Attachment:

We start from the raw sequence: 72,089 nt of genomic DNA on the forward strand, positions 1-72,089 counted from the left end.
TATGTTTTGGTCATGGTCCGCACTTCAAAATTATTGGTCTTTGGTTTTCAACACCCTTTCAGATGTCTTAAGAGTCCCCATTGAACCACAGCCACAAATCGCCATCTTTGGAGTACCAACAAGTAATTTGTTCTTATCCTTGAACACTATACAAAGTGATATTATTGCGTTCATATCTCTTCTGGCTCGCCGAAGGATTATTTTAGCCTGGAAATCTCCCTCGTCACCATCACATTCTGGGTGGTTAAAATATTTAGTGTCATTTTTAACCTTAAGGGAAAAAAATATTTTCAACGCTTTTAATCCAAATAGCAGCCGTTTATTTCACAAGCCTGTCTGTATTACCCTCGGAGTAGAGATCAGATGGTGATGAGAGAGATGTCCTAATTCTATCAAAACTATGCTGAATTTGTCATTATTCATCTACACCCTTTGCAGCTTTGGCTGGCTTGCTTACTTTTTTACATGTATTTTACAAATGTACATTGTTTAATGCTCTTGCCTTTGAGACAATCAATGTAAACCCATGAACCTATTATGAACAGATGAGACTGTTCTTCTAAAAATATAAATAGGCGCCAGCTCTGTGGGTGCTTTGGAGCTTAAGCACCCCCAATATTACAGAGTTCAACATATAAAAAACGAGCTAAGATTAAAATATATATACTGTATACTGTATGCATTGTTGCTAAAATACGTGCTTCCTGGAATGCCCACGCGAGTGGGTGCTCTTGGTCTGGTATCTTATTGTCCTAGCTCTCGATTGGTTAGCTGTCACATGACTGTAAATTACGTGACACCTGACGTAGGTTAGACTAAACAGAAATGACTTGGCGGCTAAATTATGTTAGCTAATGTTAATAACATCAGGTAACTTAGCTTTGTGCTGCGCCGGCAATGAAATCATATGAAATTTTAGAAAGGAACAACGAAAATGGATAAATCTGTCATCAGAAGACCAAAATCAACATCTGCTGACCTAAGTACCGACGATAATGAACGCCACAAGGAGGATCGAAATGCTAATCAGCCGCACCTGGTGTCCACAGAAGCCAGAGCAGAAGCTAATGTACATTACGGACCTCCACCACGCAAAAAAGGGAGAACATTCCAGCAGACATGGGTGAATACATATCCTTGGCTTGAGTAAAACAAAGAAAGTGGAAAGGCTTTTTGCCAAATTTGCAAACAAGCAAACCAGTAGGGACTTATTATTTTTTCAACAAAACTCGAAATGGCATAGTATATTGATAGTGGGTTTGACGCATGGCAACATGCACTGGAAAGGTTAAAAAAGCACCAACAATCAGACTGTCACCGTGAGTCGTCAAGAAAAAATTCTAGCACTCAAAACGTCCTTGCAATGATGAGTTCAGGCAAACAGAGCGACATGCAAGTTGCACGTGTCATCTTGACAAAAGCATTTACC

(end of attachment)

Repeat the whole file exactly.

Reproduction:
We start from the raw sequence: 72,089 nt of genomic DNA on the forward strand, positions 1-72,089 counted from the left end.
TATGTTTTGGTCATGGTCCGCACTTCAAAATTATTGGTCTTTGGTTTTCAACACCCTTTCAGATGTCTTAAGAGTCCCCATTGAACCACAGCCACAAATCGCCATCTTTGGAGTACCAACAAGTAATTTGTTCTTATCCTTGAACACTATACAAAGTGATATTATTGCGTTCATATCTCTTCTGGCTCGCCGAAGGATTATTTTAGCCTGGAAATCTCCCTCGTCACCATCACATTCTGGGTGGTTAAAATATTTAGTGTCATTTTTAACCTTAAGGGAAAAAAATATTTTCAACGCTTTTAATCCAAATAGCAGCCGTTTATTTCACAAGCCTGTCTGTATTACCCTCGGAGTAGAGATCAGATGGTGATGAGAGAGATGTCCTAATTCTATCAAAACTATGCTGAATTTGTCATTATTCATCTACACCCTTTGCAGCTTTGGCTGGCTTGCTTACTTTTTTACATGTATTTTACAAATGTACATTGTTTAATGCTCTTGCCTTTGAGACAATCAATGTAAACCCATGAACCTATTATGAACAGATGAGACTGTTCTTCTAAAAATATAAATAGGCGCCAGCTCTGTGGGTGCTTTGGAGCTTAAGCACCCCCAATATTACAGAGTTCAACATATAAAAAACGAGCTAAGATTAAAATATATATACTGTATACTGTATGCATTGTTGCTAAAATACGTGCTTCCTGGAATGCCCACGCGAGTGGGTGCTCTTGGTCTGGTATCTTATTGTCCTAGCTCTCGATTGGTTAGCTGTCACATGACTGTAAATTACGTGACACCTGACGTAGGTTAGACTAAACAGAAATGACTTGGCGGCTAAATTATGTTAGCTAATGTTAATAACATCAGGTAACTTAGCTTTGTGCTGCGCCGGCAATGAAATCATATGAAATTTTAGAAAGGAACAACGAAAATGGATAAATCTGTCATCAGAAGACCAAAATCAACATCTGCTGACCTAAGTACCGACGATAATGAACGCCACAAGGAGGATCGAAATGCTAATCAGCCGCACCTGGTGTCCACAGAAGCCAGAGCAGAAGCTAATGTACATTACGGACCTCCACCACGCAAAAAAGGGAGAACATTCCAGCAGACATGGGTGAATACATATCCTTGGCTTGAGTAAAACAAAGAAAGTGGAAAGGCTTTTTGCCAAATTTGCAAACAAGCAAACCAGTAGGGACTTATTATTTTTTCAACAAAACTCGAAATGGCATAGTATATTGATAGTGGGTTTGACGCATGGCAACATGCACTGGAAAGGTTAAAAAAGCACCAACAATCAGACTGTCACCGTGAGTCGTCAAGAAAAAATTCTAGCACTCAAAACGTCCTTGCAATGATGAGTTCAGGCAAACAGAGCGACATGCAAGTTGCACGTGTCATCTTGACAAAAGCATTTACC